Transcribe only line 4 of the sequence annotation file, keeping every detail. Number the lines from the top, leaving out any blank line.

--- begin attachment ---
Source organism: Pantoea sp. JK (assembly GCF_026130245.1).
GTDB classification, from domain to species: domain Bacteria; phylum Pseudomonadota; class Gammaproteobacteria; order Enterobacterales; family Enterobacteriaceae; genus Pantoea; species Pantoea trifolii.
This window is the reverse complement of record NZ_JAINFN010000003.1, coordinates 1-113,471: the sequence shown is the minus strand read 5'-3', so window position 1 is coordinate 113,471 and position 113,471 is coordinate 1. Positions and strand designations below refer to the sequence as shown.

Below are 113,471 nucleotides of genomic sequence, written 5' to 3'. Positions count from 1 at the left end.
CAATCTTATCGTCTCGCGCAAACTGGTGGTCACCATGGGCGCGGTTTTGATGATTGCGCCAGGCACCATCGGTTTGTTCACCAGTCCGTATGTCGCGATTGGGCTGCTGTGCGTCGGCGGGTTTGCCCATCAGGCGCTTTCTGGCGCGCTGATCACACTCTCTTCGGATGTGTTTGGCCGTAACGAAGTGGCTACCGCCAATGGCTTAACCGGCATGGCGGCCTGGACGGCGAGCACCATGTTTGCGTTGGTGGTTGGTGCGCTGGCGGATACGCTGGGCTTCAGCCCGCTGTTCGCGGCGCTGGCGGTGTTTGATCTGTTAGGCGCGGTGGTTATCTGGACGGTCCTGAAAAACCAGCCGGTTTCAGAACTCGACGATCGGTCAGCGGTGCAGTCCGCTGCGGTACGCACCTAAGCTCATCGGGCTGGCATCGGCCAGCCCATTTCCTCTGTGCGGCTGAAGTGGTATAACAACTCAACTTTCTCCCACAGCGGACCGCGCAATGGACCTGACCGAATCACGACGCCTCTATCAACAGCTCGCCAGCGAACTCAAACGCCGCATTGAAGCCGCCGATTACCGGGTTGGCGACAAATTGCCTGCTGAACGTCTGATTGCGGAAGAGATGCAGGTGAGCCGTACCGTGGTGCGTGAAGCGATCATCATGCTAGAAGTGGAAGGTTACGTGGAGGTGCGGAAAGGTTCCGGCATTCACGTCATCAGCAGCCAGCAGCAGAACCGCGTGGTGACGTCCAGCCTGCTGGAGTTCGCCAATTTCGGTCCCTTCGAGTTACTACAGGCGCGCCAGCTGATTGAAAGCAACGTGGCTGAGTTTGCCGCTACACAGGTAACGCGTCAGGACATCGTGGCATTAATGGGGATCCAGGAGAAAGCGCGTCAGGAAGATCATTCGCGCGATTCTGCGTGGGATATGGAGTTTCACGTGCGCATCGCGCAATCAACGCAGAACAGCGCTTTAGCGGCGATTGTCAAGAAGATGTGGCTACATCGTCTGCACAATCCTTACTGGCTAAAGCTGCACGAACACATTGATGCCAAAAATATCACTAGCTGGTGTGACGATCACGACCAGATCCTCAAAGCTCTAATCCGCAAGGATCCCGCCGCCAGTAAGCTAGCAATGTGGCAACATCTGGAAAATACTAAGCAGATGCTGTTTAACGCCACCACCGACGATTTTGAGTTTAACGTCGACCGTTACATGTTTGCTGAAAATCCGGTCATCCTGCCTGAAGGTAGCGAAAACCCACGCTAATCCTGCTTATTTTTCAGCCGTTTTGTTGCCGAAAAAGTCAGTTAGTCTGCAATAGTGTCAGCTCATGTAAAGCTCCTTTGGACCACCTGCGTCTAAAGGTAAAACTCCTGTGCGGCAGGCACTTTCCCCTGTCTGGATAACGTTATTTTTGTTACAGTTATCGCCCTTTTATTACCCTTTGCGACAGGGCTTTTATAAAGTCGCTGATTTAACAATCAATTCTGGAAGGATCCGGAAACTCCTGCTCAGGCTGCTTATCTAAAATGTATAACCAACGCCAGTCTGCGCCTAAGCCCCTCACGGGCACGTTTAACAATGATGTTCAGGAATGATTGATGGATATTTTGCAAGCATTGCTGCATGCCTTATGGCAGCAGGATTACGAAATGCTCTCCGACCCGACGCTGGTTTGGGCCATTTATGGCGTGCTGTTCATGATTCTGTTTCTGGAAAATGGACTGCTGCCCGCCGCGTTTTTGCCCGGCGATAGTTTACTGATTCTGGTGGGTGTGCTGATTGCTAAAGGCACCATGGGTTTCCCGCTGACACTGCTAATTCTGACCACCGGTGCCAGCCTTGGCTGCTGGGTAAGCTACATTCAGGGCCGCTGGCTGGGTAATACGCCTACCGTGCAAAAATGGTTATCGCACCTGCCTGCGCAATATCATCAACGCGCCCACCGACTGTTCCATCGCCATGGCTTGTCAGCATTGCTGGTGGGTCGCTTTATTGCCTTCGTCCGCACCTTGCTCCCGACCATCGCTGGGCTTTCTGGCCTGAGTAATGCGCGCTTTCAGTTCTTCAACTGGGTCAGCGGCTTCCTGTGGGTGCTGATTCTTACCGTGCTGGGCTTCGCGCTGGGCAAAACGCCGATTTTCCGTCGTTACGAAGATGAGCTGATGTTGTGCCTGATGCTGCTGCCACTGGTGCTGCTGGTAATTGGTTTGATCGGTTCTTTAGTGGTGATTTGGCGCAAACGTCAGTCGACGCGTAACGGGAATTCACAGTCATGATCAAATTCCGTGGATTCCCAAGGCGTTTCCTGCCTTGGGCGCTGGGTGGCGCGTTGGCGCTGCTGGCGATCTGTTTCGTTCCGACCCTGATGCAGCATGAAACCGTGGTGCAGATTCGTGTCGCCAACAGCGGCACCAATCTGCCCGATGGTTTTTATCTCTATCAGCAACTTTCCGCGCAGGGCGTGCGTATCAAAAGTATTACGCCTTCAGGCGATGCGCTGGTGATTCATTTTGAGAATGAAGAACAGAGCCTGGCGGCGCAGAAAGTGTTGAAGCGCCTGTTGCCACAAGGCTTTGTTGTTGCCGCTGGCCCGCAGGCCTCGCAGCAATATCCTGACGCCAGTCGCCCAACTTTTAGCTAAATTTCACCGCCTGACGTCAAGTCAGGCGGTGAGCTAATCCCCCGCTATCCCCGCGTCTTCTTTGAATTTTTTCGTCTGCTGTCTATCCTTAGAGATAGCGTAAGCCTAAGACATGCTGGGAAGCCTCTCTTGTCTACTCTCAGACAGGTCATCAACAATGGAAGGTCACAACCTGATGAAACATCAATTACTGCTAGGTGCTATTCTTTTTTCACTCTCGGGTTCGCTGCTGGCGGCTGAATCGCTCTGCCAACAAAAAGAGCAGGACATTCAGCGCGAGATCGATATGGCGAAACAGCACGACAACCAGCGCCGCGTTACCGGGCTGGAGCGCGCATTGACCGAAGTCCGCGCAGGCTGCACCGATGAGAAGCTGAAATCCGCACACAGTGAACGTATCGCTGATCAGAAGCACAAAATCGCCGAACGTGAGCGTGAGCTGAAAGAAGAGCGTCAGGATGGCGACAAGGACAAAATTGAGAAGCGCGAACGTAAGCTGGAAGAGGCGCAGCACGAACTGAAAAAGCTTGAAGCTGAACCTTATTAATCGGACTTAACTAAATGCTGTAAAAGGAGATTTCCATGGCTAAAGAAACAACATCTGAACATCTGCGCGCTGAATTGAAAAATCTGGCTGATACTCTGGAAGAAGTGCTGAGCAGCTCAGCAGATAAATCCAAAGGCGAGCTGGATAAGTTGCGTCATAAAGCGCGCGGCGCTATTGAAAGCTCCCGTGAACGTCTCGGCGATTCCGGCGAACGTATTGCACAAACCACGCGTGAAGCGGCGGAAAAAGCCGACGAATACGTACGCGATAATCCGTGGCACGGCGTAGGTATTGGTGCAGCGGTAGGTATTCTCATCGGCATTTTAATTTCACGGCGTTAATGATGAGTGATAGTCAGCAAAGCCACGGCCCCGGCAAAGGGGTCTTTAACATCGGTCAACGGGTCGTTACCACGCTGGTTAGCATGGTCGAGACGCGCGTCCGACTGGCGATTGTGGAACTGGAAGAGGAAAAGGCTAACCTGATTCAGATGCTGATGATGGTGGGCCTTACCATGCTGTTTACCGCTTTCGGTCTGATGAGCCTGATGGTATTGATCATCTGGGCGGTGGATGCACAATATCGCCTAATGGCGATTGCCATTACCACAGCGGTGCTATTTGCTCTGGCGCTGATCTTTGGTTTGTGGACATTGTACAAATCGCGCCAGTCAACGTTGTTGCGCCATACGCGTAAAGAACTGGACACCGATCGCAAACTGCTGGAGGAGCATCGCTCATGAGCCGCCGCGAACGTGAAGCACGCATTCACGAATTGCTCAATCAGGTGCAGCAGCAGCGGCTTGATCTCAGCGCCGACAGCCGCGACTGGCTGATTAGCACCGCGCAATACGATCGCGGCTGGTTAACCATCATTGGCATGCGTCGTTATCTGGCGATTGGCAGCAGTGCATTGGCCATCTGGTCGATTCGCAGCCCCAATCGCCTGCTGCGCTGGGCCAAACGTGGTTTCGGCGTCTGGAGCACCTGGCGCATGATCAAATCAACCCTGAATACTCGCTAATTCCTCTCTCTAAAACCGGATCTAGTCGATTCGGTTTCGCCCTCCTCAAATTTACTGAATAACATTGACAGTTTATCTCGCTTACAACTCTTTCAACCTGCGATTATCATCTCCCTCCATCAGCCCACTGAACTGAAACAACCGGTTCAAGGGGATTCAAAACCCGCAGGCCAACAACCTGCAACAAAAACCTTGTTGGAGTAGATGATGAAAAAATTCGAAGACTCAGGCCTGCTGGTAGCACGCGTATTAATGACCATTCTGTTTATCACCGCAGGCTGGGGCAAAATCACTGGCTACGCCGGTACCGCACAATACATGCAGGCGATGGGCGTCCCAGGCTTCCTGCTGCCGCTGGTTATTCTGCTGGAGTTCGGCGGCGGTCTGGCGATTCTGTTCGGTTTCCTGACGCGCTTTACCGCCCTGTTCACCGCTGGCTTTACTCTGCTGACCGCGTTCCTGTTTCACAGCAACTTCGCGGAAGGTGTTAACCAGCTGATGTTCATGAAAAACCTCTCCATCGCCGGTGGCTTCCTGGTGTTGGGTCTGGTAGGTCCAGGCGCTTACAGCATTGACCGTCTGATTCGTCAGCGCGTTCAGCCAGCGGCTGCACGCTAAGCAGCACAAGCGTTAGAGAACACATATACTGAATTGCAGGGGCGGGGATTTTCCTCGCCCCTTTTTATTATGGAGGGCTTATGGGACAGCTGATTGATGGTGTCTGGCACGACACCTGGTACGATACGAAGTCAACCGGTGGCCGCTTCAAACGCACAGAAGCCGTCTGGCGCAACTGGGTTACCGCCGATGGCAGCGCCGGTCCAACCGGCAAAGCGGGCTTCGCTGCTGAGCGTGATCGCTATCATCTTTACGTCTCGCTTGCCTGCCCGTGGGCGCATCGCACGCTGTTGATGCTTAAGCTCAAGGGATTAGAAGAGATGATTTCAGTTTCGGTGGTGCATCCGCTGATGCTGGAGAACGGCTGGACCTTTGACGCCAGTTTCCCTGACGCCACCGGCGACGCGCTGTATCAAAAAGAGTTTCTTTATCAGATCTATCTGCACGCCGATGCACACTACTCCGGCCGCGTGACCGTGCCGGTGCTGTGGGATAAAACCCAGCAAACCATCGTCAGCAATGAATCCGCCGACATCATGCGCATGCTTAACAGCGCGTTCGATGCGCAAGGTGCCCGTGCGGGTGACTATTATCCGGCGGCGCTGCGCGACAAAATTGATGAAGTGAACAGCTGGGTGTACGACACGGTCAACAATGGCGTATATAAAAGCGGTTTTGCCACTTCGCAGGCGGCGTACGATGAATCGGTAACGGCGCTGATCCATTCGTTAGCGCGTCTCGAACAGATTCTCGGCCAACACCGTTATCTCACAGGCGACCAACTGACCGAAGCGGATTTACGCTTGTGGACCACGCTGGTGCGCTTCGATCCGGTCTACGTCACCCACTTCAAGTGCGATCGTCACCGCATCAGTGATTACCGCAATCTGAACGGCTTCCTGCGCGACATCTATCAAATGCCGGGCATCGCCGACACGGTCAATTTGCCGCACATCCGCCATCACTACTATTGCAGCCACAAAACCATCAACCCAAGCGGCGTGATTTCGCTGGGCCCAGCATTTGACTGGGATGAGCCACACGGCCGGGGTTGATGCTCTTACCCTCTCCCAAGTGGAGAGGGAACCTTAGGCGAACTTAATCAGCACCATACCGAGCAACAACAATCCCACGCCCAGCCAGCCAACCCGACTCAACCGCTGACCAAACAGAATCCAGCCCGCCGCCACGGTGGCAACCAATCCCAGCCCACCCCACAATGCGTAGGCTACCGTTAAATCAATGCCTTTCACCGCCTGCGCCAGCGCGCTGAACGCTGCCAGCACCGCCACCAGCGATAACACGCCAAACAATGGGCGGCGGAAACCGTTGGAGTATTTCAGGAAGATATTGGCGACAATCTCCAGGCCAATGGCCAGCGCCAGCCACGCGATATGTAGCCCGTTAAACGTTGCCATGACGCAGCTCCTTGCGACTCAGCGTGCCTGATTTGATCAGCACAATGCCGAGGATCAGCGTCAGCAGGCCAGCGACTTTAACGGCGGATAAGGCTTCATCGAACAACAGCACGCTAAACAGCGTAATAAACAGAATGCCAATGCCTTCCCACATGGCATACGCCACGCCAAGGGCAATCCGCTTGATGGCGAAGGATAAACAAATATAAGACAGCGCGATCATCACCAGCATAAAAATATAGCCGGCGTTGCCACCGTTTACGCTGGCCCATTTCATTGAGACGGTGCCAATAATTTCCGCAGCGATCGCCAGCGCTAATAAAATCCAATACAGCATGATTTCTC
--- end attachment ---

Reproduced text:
Below are 113,471 nucleotides of genomic sequence, written 5' to 3'. Positions count from 1 at the left end.